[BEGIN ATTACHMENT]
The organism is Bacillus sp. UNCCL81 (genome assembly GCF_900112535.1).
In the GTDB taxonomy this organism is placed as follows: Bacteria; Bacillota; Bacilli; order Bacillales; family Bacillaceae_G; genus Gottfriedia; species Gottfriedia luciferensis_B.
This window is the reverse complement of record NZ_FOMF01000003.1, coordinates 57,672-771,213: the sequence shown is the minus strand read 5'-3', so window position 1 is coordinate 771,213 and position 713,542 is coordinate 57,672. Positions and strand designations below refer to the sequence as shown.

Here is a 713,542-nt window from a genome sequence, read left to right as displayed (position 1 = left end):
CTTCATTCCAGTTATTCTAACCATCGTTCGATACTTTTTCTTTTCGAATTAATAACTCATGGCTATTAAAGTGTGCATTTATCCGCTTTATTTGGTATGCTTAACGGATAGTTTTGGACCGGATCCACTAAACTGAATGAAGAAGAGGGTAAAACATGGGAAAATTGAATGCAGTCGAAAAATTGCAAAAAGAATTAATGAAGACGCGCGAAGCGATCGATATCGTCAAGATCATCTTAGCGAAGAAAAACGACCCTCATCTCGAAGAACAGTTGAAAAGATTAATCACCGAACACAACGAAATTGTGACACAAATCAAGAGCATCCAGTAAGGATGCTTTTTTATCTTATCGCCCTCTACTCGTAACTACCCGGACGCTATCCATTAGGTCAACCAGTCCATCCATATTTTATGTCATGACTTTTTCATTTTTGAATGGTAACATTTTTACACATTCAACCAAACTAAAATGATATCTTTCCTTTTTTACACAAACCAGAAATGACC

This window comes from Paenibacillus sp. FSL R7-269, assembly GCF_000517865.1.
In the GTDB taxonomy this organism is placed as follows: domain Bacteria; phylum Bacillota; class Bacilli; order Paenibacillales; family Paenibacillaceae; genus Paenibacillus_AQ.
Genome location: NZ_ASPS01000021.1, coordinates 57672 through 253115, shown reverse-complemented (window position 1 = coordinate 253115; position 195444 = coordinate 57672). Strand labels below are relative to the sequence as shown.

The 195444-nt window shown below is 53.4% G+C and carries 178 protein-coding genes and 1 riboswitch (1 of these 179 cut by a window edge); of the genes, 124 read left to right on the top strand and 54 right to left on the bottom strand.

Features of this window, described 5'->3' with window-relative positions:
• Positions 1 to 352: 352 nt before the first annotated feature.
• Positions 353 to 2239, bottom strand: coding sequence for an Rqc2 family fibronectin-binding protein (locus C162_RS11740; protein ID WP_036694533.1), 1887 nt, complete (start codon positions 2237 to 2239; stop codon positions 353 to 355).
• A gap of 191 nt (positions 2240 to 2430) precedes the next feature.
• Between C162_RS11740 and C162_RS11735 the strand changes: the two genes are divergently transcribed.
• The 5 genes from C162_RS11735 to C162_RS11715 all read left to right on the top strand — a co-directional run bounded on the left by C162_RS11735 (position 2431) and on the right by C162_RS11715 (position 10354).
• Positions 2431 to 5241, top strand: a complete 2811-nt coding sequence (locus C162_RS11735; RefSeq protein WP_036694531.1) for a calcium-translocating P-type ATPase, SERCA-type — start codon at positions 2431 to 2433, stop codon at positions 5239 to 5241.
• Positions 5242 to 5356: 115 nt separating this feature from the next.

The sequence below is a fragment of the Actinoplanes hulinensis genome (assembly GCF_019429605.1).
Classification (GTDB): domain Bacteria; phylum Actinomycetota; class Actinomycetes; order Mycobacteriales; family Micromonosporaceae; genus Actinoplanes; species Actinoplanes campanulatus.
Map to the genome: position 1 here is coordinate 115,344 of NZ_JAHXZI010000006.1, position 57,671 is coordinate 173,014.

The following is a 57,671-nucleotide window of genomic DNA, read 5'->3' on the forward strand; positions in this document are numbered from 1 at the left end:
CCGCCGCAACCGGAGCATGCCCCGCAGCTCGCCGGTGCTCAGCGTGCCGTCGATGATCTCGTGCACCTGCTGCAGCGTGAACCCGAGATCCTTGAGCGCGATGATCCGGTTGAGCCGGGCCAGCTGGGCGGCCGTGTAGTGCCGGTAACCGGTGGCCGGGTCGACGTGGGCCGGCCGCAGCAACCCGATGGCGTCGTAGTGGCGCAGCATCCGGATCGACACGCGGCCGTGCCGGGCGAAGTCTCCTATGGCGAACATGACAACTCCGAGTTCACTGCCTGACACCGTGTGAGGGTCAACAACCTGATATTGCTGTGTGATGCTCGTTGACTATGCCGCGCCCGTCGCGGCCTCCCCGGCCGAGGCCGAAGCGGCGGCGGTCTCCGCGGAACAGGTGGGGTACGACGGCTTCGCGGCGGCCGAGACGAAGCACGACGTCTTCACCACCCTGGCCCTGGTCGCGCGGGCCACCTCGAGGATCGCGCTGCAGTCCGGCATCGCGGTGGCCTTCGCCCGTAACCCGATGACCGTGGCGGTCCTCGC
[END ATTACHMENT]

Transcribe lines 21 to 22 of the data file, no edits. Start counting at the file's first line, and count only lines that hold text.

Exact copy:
The following is a 57,671-nucleotide window of genomic DNA, read 5'->3' on the forward strand; positions in this document are numbered from 1 at the left end:
CCGCCGCAACCGGAGCATGCCCCGCAGCTCGCCGGTGCTCAGCGTGCCGTCGATGATCTCGTGCACCTGCTGCAGCGTGAACCCGAGATCCTTGAGCGCGATGATCCGGTTGAGCCGGGCCAGCTGGGCGGCCGTGTAGTGCCGGTAACCGGTGGCCGGGTCGACGTGGGCCGGCCGCAGCAACCCGATGGCGTCGTAGTGGCGCAGCATCCGGATCGACACGCGGCCGTGCCGGGCGAAGTCTCCTATGGCGAACATGACAACTCCGAGTTCACTGCCTGACACCGTGTGAGGGTCAACAACCTGATATTGCTGTGTGATGCTCGTTGACTATGCCGCGCCCGTCGCGGCCTCCCCGGCCGAGGCCGAAGCGGCGGCGGTCTCCGCGGAACAGGTGGGGTACGACGGCTTCGCGGCGGCCGAGACGAAGCACGACGTCTTCACCACCCTGGCCCTGGTCGCGCGGGCCACCTCGAGGATCGCGCTGCAGTCCGGCATCGCGGTGGCCTTCGCCCGTAACCCGATGACCGTGGCGGTCCTCGC